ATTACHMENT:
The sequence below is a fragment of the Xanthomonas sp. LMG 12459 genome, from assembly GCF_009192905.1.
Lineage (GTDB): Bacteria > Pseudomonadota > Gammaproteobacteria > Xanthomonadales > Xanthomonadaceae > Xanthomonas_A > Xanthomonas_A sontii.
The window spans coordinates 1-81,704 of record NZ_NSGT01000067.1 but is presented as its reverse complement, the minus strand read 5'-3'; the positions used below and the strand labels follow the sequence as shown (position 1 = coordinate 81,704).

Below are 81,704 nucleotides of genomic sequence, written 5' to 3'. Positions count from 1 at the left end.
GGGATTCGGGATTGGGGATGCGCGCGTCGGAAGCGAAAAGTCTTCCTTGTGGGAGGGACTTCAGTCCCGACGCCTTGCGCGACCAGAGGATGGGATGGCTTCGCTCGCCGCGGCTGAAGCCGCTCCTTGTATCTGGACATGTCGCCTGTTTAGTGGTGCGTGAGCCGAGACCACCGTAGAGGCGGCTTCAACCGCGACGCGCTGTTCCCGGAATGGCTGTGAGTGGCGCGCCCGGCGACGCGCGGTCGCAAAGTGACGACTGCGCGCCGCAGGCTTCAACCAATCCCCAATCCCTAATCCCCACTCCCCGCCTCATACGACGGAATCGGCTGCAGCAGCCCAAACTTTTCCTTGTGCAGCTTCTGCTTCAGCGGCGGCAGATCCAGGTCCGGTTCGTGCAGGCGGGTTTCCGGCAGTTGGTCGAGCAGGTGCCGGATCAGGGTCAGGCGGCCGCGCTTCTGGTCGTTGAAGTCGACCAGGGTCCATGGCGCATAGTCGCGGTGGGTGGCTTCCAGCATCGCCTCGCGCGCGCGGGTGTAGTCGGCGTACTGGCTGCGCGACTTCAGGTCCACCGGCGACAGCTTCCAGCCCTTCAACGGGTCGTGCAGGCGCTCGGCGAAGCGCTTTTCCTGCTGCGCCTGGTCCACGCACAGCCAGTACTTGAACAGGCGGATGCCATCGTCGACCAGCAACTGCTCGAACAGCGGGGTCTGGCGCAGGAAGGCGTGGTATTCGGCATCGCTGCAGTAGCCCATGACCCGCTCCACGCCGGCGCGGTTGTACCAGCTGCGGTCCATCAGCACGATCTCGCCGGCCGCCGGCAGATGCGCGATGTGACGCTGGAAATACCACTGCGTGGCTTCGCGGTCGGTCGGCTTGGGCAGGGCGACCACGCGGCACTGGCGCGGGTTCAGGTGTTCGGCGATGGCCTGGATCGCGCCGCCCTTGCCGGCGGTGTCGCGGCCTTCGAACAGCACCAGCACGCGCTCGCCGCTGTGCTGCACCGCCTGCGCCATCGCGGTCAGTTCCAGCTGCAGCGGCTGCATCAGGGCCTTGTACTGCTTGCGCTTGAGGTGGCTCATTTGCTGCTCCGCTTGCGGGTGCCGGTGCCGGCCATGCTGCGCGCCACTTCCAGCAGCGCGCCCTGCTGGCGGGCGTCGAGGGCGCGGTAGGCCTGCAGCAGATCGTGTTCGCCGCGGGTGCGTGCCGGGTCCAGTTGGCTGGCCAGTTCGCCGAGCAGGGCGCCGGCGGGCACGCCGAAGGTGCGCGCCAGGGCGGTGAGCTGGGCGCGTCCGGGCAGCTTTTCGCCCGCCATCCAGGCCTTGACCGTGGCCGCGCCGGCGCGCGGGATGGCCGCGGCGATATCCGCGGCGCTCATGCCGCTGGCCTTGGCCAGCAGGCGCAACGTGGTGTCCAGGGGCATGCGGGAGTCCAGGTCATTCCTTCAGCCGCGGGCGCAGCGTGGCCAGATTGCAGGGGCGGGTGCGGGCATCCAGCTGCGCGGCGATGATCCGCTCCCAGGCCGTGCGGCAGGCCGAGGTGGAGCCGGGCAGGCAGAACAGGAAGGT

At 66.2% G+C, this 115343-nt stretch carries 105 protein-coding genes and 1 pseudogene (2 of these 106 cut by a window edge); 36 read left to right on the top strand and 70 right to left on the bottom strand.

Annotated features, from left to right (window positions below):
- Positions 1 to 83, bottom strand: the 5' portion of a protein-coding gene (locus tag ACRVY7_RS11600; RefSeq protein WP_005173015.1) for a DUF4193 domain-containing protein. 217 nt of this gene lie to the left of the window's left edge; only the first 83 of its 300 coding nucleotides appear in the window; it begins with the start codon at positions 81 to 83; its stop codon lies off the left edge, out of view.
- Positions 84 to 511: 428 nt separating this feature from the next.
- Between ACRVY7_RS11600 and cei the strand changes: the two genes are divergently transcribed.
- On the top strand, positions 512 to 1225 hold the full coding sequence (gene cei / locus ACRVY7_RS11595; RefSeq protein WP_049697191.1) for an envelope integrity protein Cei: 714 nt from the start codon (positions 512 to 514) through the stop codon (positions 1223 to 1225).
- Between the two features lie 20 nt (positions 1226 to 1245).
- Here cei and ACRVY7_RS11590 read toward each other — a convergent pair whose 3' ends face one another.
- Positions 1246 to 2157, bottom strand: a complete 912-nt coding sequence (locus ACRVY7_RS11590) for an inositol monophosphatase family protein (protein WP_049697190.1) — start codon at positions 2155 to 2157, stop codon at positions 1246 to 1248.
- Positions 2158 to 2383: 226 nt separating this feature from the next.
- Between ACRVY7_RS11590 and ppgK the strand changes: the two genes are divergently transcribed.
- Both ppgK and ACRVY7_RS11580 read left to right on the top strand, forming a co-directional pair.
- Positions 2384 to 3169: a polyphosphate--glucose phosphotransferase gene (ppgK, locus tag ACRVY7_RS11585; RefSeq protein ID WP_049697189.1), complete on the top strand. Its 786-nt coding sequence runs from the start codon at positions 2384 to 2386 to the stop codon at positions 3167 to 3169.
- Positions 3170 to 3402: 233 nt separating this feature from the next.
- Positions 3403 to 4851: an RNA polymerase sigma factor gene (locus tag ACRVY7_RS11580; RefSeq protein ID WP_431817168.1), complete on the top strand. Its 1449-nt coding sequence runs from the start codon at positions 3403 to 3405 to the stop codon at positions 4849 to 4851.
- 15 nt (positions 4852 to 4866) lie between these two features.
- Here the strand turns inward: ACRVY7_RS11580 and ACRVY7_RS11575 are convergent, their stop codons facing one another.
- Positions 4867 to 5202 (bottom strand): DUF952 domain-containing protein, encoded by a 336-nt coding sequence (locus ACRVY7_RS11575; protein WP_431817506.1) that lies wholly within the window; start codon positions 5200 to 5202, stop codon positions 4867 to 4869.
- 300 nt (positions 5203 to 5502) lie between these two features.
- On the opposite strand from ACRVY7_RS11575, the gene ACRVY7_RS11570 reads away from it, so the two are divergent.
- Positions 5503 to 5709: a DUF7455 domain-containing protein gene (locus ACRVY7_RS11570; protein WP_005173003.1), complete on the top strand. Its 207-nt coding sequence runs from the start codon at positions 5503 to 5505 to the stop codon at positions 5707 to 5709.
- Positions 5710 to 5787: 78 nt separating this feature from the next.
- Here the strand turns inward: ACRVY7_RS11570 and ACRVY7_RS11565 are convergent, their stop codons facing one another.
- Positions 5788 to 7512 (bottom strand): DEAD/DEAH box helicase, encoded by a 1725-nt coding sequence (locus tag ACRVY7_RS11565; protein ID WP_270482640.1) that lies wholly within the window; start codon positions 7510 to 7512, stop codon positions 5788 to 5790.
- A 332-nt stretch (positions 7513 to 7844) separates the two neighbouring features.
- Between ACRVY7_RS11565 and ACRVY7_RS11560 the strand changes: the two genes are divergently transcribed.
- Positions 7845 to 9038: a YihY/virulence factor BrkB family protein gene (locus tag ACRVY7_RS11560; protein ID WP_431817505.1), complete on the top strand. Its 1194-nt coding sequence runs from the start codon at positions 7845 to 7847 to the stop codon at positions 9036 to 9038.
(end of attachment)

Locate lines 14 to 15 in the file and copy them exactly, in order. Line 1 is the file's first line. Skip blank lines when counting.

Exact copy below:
- Positions 1246 to 2157, bottom strand: a complete 912-nt coding sequence (locus ACRVY7_RS11590) for an inositol monophosphatase family protein (protein WP_049697190.1) — start codon at positions 2155 to 2157, stop codon at positions 1246 to 1248.
- Positions 2158 to 2383: 226 nt separating this feature from the next.